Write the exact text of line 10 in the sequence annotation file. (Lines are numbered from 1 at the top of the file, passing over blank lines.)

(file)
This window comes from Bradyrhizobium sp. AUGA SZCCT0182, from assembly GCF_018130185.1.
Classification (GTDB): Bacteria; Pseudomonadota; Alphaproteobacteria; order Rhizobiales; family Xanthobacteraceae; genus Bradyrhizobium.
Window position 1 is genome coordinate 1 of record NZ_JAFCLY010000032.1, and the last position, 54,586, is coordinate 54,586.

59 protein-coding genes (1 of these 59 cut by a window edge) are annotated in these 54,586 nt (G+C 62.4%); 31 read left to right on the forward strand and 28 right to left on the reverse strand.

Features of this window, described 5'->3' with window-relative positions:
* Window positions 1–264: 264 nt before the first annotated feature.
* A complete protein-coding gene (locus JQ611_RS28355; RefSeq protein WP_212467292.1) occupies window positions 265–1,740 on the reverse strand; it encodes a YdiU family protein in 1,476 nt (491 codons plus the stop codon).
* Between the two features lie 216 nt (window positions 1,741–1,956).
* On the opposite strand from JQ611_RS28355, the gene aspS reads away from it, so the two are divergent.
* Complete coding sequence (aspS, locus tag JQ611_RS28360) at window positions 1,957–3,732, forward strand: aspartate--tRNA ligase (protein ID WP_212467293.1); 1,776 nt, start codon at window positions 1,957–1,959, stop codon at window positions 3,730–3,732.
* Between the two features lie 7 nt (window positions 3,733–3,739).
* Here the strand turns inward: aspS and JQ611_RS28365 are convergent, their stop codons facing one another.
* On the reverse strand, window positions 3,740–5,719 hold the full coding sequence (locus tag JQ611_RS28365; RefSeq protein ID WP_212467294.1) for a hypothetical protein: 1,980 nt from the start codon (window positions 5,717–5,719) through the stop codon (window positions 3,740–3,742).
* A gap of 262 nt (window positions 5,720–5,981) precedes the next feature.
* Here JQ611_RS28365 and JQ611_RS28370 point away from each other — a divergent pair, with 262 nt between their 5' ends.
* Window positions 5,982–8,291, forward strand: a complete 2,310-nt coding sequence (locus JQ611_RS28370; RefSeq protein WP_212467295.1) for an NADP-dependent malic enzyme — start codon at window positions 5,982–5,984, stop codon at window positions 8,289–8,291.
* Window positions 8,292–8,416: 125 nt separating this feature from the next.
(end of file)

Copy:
* Complete coding sequence (aspS, locus tag JQ611_RS28360) at window positions 1,957–3,732, forward strand: aspartate--tRNA ligase (protein ID WP_212467293.1); 1,776 nt, start codon at window positions 1,957–1,959, stop codon at window positions 3,730–3,732.